On March 27th, Apple released iOS 10.3 to the general market.
This update brought some interesting consumer functionality to users, like the ability to track down lost Apple Earpods or the addition of cricket scores to Siri (no doubt much-appreciated in the Indian market), but that’s hardly the biggest delivery of the update.
The real effect of 10.3, however, is a win for iOS developers.
That’s because Apple has (finally) given devs some better tools for both requesting and responding to app reviews and ratings.
Behold: The In-App Review
They said it couldn’t be done, but they were wrong. On second thought, no one actually said “it couldn’t be done,” so why the hell did this take so long?
Developers can now take advantage of the SKStoreReviewController API to let app users rate an app without ever leaving it (you can see an example of what the resulting dialogue window looks like to the left).
With any luck, this should drastically reduce the amount of friction a user has to slog through in order to leave a rating and or review for an app — gone are the days of needing to accept a dialogue, get transferred to the App Store app, leave a review, then navigate back to the app (a process which automatically turned off many to the prospect of leaving a rating).
While the screenshot here only shows a star rating being requested, app users have the option of leaving a written review along with their rating as well, as always.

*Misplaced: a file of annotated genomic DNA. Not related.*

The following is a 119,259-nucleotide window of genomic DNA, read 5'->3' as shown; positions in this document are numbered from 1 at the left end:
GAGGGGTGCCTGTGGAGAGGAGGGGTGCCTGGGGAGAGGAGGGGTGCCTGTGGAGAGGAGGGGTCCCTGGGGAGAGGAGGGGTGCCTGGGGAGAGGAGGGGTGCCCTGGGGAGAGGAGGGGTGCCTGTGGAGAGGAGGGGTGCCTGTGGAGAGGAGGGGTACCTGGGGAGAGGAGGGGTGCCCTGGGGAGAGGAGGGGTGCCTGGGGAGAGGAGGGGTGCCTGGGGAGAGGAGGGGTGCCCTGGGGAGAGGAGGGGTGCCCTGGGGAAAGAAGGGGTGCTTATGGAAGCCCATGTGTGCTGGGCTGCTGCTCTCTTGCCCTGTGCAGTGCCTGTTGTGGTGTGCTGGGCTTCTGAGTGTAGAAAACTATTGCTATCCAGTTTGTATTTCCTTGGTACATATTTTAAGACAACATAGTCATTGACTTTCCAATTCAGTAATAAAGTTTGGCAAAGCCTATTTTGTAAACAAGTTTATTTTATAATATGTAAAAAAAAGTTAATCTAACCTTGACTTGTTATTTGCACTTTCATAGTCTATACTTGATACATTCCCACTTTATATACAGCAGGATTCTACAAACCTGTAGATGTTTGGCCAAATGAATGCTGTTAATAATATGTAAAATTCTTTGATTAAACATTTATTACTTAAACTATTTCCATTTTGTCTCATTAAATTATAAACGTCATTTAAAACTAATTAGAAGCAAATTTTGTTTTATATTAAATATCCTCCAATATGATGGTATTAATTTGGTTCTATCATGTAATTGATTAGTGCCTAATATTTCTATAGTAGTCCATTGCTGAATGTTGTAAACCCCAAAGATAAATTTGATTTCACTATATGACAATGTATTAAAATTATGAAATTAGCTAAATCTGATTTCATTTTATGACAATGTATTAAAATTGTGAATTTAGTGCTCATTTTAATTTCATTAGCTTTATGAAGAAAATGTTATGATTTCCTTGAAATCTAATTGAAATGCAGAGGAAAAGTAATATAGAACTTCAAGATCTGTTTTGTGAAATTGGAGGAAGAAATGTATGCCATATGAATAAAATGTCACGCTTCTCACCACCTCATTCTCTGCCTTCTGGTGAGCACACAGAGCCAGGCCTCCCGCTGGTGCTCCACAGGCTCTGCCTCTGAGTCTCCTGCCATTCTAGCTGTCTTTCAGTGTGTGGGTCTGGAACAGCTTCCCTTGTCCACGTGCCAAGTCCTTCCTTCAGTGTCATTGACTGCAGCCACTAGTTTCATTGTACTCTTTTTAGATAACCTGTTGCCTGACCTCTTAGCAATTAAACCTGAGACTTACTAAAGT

Self-Defense: Responding to Reviews
The other major change, which has been highly anticipated by developers since its announcement, is the ability to respond to individual reviews your apps receive.
This allows developers to much more fairly respond to criticism or answer questions in reviews. If you’re feeling like really garnering some goodwill, you might just use this feature to thank users who took the time to say something nice about your app.
When you respond to a review using this functionality, the user who left the review will receive a notification and have the option to update their review in light of your response.
This should give developers and publishers a voice in a key area of app success that they previously had little say in.
App developers are getting some serious love in this update, which should make it easier to both gather ratings/reviews, and respond to any concerns that are raised in them — and that sounds like a major win.
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